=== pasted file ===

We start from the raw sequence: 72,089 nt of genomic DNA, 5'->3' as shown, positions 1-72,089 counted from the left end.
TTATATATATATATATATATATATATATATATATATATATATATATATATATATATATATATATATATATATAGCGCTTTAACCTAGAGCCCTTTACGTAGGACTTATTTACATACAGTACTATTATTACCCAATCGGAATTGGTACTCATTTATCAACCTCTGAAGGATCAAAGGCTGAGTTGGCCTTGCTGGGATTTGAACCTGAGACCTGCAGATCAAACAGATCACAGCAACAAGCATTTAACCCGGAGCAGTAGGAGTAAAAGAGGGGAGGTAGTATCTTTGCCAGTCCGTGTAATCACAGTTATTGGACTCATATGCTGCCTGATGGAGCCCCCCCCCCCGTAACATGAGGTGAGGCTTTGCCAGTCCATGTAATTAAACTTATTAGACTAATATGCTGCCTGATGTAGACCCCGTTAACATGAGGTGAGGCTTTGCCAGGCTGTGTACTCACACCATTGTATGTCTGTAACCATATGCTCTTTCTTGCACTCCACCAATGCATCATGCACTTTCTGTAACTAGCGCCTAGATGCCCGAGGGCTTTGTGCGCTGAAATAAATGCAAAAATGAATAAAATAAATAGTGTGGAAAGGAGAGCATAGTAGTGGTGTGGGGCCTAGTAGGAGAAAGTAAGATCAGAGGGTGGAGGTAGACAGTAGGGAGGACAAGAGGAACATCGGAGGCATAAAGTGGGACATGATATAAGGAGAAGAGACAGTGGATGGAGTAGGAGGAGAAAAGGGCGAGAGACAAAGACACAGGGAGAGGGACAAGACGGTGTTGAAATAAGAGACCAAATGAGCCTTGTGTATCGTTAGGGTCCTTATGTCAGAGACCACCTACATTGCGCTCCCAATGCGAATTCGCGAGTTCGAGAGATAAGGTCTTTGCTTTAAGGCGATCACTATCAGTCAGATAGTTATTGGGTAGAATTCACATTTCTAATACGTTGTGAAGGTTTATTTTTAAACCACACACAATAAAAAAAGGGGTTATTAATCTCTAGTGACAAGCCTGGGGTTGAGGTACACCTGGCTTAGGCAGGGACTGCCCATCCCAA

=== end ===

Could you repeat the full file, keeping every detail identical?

We start from the raw sequence: 72,089 nt of genomic DNA, 5'->3' as shown, positions 1-72,089 counted from the left end.
TTATATATATATATATATATATATATATATATATATATATATATATATATATATATATATATATATATATATAGCGCTTTAACCTAGAGCCCTTTACGTAGGACTTATTTACATACAGTACTATTATTACCCAATCGGAATTGGTACTCATTTATCAACCTCTGAAGGATCAAAGGCTGAGTTGGCCTTGCTGGGATTTGAACCTGAGACCTGCAGATCAAACAGATCACAGCAACAAGCATTTAACCCGGAGCAGTAGGAGTAAAAGAGGGGAGGTAGTATCTTTGCCAGTCCGTGTAATCACAGTTATTGGACTCATATGCTGCCTGATGGAGCCCCCCCCCCCGTAACATGAGGTGAGGCTTTGCCAGTCCATGTAATTAAACTTATTAGACTAATATGCTGCCTGATGTAGACCCCGTTAACATGAGGTGAGGCTTTGCCAGGCTGTGTACTCACACCATTGTATGTCTGTAACCATATGCTCTTTCTTGCACTCCACCAATGCATCATGCACTTTCTGTAACTAGCGCCTAGATGCCCGAGGGCTTTGTGCGCTGAAATAAATGCAAAAATGAATAAAATAAATAGTGTGGAAAGGAGAGCATAGTAGTGGTGTGGGGCCTAGTAGGAGAAAGTAAGATCAGAGGGTGGAGGTAGACAGTAGGGAGGACAAGAGGAACATCGGAGGCATAAAGTGGGACATGATATAAGGAGAAGAGACAGTGGATGGAGTAGGAGGAGAAAAGGGCGAGAGACAAAGACACAGGGAGAGGGACAAGACGGTGTTGAAATAAGAGACCAAATGAGCCTTGTGTATCGTTAGGGTCCTTATGTCAGAGACCACCTACATTGCGCTCCCAATGCGAATTCGCGAGTTCGAGAGATAAGGTCTTTGCTTTAAGGCGATCACTATCAGTCAGATAGTTATTGGGTAGAATTCACATTTCTAATACGTTGTGAAGGTTTATTTTTAAACCACACACAATAAAAAAAGGGGTTATTAATCTCTAGTGACAAGCCTGGGGTTGAGGTACACCTGGCTTAGGCAGGGACTGCCCATCCCAA